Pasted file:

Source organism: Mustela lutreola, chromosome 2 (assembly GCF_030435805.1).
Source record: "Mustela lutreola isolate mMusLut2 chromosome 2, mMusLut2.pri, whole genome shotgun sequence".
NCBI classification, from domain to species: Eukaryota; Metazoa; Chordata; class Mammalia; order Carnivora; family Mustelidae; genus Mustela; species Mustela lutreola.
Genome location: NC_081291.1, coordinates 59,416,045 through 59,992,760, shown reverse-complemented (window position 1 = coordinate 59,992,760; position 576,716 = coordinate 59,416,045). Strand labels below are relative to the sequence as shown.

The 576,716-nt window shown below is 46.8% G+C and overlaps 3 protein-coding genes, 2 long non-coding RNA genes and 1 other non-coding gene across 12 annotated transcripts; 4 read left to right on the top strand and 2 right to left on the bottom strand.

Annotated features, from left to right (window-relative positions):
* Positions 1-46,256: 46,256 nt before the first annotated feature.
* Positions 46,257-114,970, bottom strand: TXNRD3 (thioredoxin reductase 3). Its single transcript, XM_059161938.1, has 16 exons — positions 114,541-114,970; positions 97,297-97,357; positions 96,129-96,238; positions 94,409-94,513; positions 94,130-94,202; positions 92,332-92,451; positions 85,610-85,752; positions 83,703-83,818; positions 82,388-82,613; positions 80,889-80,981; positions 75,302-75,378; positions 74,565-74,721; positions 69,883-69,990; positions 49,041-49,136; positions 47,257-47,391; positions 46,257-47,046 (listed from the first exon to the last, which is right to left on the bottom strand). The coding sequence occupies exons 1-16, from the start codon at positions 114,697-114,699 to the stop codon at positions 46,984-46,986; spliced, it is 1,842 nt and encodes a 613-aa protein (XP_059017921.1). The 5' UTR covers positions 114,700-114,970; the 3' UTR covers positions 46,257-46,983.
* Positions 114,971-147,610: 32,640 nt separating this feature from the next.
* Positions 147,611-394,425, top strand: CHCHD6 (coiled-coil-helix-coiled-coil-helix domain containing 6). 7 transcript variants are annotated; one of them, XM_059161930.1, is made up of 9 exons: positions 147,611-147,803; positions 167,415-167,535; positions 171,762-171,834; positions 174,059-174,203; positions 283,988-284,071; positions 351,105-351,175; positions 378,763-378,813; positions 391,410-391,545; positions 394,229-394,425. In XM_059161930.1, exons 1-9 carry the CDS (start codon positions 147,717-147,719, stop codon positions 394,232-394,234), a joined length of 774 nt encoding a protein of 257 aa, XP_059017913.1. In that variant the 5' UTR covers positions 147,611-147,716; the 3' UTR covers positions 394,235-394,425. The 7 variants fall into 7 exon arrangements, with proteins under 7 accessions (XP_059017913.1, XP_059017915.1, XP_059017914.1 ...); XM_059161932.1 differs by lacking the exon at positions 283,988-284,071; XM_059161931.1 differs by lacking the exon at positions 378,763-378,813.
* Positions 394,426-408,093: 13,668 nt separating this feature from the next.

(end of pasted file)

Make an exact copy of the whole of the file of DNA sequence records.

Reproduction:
Source organism: Mustela lutreola, chromosome 2 (assembly GCF_030435805.1).
Source record: "Mustela lutreola isolate mMusLut2 chromosome 2, mMusLut2.pri, whole genome shotgun sequence".
NCBI classification, from domain to species: Eukaryota; Metazoa; Chordata; class Mammalia; order Carnivora; family Mustelidae; genus Mustela; species Mustela lutreola.
Genome location: NC_081291.1, coordinates 59,416,045 through 59,992,760, shown reverse-complemented (window position 1 = coordinate 59,992,760; position 576,716 = coordinate 59,416,045). Strand labels below are relative to the sequence as shown.

The 576,716-nt window shown below is 46.8% G+C and overlaps 3 protein-coding genes, 2 long non-coding RNA genes and 1 other non-coding gene across 12 annotated transcripts; 4 read left to right on the top strand and 2 right to left on the bottom strand.

Annotated features, from left to right (window-relative positions):
* Positions 1-46,256: 46,256 nt before the first annotated feature.
* Positions 46,257-114,970, bottom strand: TXNRD3 (thioredoxin reductase 3). Its single transcript, XM_059161938.1, has 16 exons — positions 114,541-114,970; positions 97,297-97,357; positions 96,129-96,238; positions 94,409-94,513; positions 94,130-94,202; positions 92,332-92,451; positions 85,610-85,752; positions 83,703-83,818; positions 82,388-82,613; positions 80,889-80,981; positions 75,302-75,378; positions 74,565-74,721; positions 69,883-69,990; positions 49,041-49,136; positions 47,257-47,391; positions 46,257-47,046 (listed from the first exon to the last, which is right to left on the bottom strand). The coding sequence occupies exons 1-16, from the start codon at positions 114,697-114,699 to the stop codon at positions 46,984-46,986; spliced, it is 1,842 nt and encodes a 613-aa protein (XP_059017921.1). The 5' UTR covers positions 114,700-114,970; the 3' UTR covers positions 46,257-46,983.
* Positions 114,971-147,610: 32,640 nt separating this feature from the next.
* Positions 147,611-394,425, top strand: CHCHD6 (coiled-coil-helix-coiled-coil-helix domain containing 6). 7 transcript variants are annotated; one of them, XM_059161930.1, is made up of 9 exons: positions 147,611-147,803; positions 167,415-167,535; positions 171,762-171,834; positions 174,059-174,203; positions 283,988-284,071; positions 351,105-351,175; positions 378,763-378,813; positions 391,410-391,545; positions 394,229-394,425. In XM_059161930.1, exons 1-9 carry the CDS (start codon positions 147,717-147,719, stop codon positions 394,232-394,234), a joined length of 774 nt encoding a protein of 257 aa, XP_059017913.1. In that variant the 5' UTR covers positions 147,611-147,716; the 3' UTR covers positions 394,235-394,425. The 7 variants fall into 7 exon arrangements, with proteins under 7 accessions (XP_059017913.1, XP_059017915.1, XP_059017914.1 ...); XM_059161932.1 differs by lacking the exon at positions 283,988-284,071; XM_059161931.1 differs by lacking the exon at positions 378,763-378,813.
* Positions 394,426-408,093: 13,668 nt separating this feature from the next.